Bitcoin dives below $12,000 to six-week low over crackdown fears [CNBC]
The price of bitcoin fell below $12,000 for the first time since December 5, according to CoinDesk data. It was trading at $11,182.71 a coin at about 4:52 a.m. ET, and was down more than 8 percent from an hour earlier. CoinDesk's bitcoin price index tracks prices from cryptocurrency exchanges Bitstamp, Coinbase, itBit and Bitfinex.
On Monday, Bloomberg reported that authorities in China were planning to block domestic access to Chinese and offshore cryptocurrency platforms that allow centralized trading. Regulators will also target people and companies that provide market-making, settlement and clearing services for centralized trading, the publication said, citing unnamed sources.
GOP Leaders Struggle to Avert Shutdown Amid Immigration Blow-Up [Bloomberg]
Democrats say the burden is on Trump to help break the stalemate after he rejected a bipartisan proposal to shield young, undocumented immigrants from deportation and ignited outrage by reportedly disparaging Haiti and African nations as “shithole countries.” Democrats want to attach such an immigration measure to the must-pass spending bill, an idea House Speaker Paul Ryan and Senate Majority Leader Mitch McConnell reject.
“No, we’re not going to do that," Ryan said Friday during an event in his home state of Wisconsin. "People are attaching these as far as leverage is concerned," but Republican leaders won’t go along, he said.
Exclusive: Saudi Aramco snubs UBS and Bank of America for listing roles - sources [Reuters]
The two investment banks, among the world’s biggest, have not been asked to attend meetings in Saudi Arabia in the coming weeks where its rivals will pitch for global coordinator mandates for the IPO, said the people familiar with the matter.
They have been frozen out by Aramco, the sources added, despite having operations in the Middle East and wanting to take part in the initial public offering, which could be the biggest in history.
Democrats Add Momentum to G.O.P. Push to Loosen Banking Rules [NYT]
The bill would allow hundreds of smaller banks to avoid certain elements of federal oversight, including stress tests, which measure a bank’s ability to withstand a severe economic downturn. Under current law, banks with assets of $50 billion or more are considered “systemically important financial institutions” and therefore governed by stricter rules. The bill would raise that threshold to institutions with assets of $250 billion or more, leaving fewer than 10 big banks in the United States subject to the stricter oversight.
Ackman looks to persuade judge $290M Allergan settlement is fair [NYPost]
Lawyers for the embattled hedgie will appear before a federal judge in Los Angeles in an attempt to persuade him the $290 million settlement with Allergan shareholders is fair.
Earlier this month, Judge David O. Carter called into question whether the deal was fair. Ackman’s Pershing Square hedge fund is on the hook for $194 million of the settlement.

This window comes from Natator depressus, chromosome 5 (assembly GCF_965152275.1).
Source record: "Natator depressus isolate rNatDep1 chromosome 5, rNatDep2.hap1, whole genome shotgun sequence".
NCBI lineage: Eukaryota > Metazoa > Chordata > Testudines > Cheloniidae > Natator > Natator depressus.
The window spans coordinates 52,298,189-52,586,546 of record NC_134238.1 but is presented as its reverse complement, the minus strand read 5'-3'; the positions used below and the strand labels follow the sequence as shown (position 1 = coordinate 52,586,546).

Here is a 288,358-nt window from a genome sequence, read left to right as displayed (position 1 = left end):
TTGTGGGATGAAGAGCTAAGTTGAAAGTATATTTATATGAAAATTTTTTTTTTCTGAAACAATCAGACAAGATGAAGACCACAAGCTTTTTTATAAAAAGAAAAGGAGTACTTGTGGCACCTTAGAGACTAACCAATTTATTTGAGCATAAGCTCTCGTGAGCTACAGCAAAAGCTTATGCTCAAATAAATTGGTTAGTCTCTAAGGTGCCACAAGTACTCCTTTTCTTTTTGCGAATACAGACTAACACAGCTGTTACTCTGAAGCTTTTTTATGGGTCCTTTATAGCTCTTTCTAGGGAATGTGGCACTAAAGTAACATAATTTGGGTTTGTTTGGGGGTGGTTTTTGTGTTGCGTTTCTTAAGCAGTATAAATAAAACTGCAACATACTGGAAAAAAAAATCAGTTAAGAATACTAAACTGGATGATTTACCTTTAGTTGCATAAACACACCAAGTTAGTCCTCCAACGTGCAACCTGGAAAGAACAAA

Brent oil falls by $1 but demand underpins near $70/barrel [Reuters]
Brent futures LCOc1 fell by $1.08, or 1.54 percent, to $69.18 per barrel by 1108 GMT. Traders said Brent was well supported overall at around $70.
Brent hit $70.37 on Monday, a high from December 2014, when markets were at the beginning of a three-year decline.
U.S. West Texas Intermediate (WTI) crude futures CLc1 were at $63.87 a barrel, down 43 cents, or 0.67 percent. WTI hit a December 2014 peak of $64.89 in early trading.
Spotify Disrupted the Music World, Now It’s Doing the Same to Wall Street [WSJ]
Banks working on Spotify’s unusual public share listing stand to collect a fraction of the fees underwriters typically charge in big IPOs, in a blow to the already beleaguered stock-selling business.
Spotify’s three advisers—Goldman Sachs Group Inc., Morgan Stanley and Allen & Co.—are poised to share roughly $30 million in fees, though that could change depending on the size of the company when it debuts and the success of the deal, according to people familiar with the matter.
BlackRock’s Message: Contribute to Society, or Risk Losing Our Support [Dealbook]
Laurence D. Fink, founder and chief executive of the investment firm BlackRock, is going to inform business leaders that their companies need to do more than make profits — they need to contribute to society as well if they want to receive the support of BlackRock.
Mr. Fink has the clout to make this kind of demand: His firm manages more than $6 trillion in investments through 401(k) plans, exchange-traded funds and mutual funds, making it the largest investor in the world, and he has an outsize influence on whether directors are voted on and off boards.
Car Flies Into Second Floor Of Building And Stays There [HuffPo]
A speeding car driven by a man authorities said had been using drugs soared off a median divider and into a second-floor dental office in Santa Ana, California, early Sunday. And the vehicle lodged there as cops and rescuers arrived to extinguish a small fire and help extract one of the occupants, the Orange County Fire Authority noted in a series of tweets. Another car occupant exited unassisted. Both had minor injuries.